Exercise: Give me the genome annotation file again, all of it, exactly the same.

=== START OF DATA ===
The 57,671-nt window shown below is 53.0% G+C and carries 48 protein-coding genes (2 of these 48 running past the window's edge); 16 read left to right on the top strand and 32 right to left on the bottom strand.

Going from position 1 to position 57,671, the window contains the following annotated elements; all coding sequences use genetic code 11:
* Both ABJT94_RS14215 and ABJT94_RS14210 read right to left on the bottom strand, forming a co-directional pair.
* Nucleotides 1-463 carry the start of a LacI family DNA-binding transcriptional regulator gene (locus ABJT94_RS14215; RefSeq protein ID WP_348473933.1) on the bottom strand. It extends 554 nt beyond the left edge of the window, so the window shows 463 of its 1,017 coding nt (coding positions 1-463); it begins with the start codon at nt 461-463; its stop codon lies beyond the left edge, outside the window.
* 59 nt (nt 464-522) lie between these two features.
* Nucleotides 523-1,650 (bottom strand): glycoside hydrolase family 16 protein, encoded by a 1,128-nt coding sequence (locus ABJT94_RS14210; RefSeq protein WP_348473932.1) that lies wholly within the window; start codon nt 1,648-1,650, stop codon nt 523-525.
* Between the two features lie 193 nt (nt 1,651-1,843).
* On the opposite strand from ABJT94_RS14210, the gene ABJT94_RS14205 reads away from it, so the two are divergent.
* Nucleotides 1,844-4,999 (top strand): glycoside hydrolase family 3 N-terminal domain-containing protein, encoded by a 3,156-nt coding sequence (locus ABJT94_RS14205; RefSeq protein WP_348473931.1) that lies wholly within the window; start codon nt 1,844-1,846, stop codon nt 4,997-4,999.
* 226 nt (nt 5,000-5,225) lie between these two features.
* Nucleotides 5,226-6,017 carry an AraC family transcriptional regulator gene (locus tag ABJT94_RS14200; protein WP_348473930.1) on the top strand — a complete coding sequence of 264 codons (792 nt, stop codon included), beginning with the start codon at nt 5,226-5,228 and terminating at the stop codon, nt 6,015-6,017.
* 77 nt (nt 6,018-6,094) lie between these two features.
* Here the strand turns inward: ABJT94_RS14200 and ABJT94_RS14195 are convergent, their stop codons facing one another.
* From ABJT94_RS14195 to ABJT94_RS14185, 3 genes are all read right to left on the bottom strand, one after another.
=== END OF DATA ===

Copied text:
The 57,671-nt window shown below is 53.0% G+C and carries 48 protein-coding genes (2 of these 48 running past the window's edge); 16 read left to right on the top strand and 32 right to left on the bottom strand.

Going from position 1 to position 57,671, the window contains the following annotated elements; all coding sequences use genetic code 11:
* Both ABJT94_RS14215 and ABJT94_RS14210 read right to left on the bottom strand, forming a co-directional pair.
* Nucleotides 1-463 carry the start of a LacI family DNA-binding transcriptional regulator gene (locus ABJT94_RS14215; RefSeq protein ID WP_348473933.1) on the bottom strand. It extends 554 nt beyond the left edge of the window, so the window shows 463 of its 1,017 coding nt (coding positions 1-463); it begins with the start codon at nt 461-463; its stop codon lies beyond the left edge, outside the window.
* 59 nt (nt 464-522) lie between these two features.
* Nucleotides 523-1,650 (bottom strand): glycoside hydrolase family 16 protein, encoded by a 1,128-nt coding sequence (locus ABJT94_RS14210; RefSeq protein WP_348473932.1) that lies wholly within the window; start codon nt 1,648-1,650, stop codon nt 523-525.
* Between the two features lie 193 nt (nt 1,651-1,843).
* On the opposite strand from ABJT94_RS14210, the gene ABJT94_RS14205 reads away from it, so the two are divergent.
* Nucleotides 1,844-4,999 (top strand): glycoside hydrolase family 3 N-terminal domain-containing protein, encoded by a 3,156-nt coding sequence (locus ABJT94_RS14205; RefSeq protein WP_348473931.1) that lies wholly within the window; start codon nt 1,844-1,846, stop codon nt 4,997-4,999.
* 226 nt (nt 5,000-5,225) lie between these two features.
* Nucleotides 5,226-6,017 carry an AraC family transcriptional regulator gene (locus tag ABJT94_RS14200; protein WP_348473930.1) on the top strand — a complete coding sequence of 264 codons (792 nt, stop codon included), beginning with the start codon at nt 5,226-5,228 and terminating at the stop codon, nt 6,015-6,017.
* 77 nt (nt 6,018-6,094) lie between these two features.
* Here the strand turns inward: ABJT94_RS14200 and ABJT94_RS14195 are convergent, their stop codons facing one another.
* From ABJT94_RS14195 to ABJT94_RS14185, 3 genes are all read right to left on the bottom strand, one after another.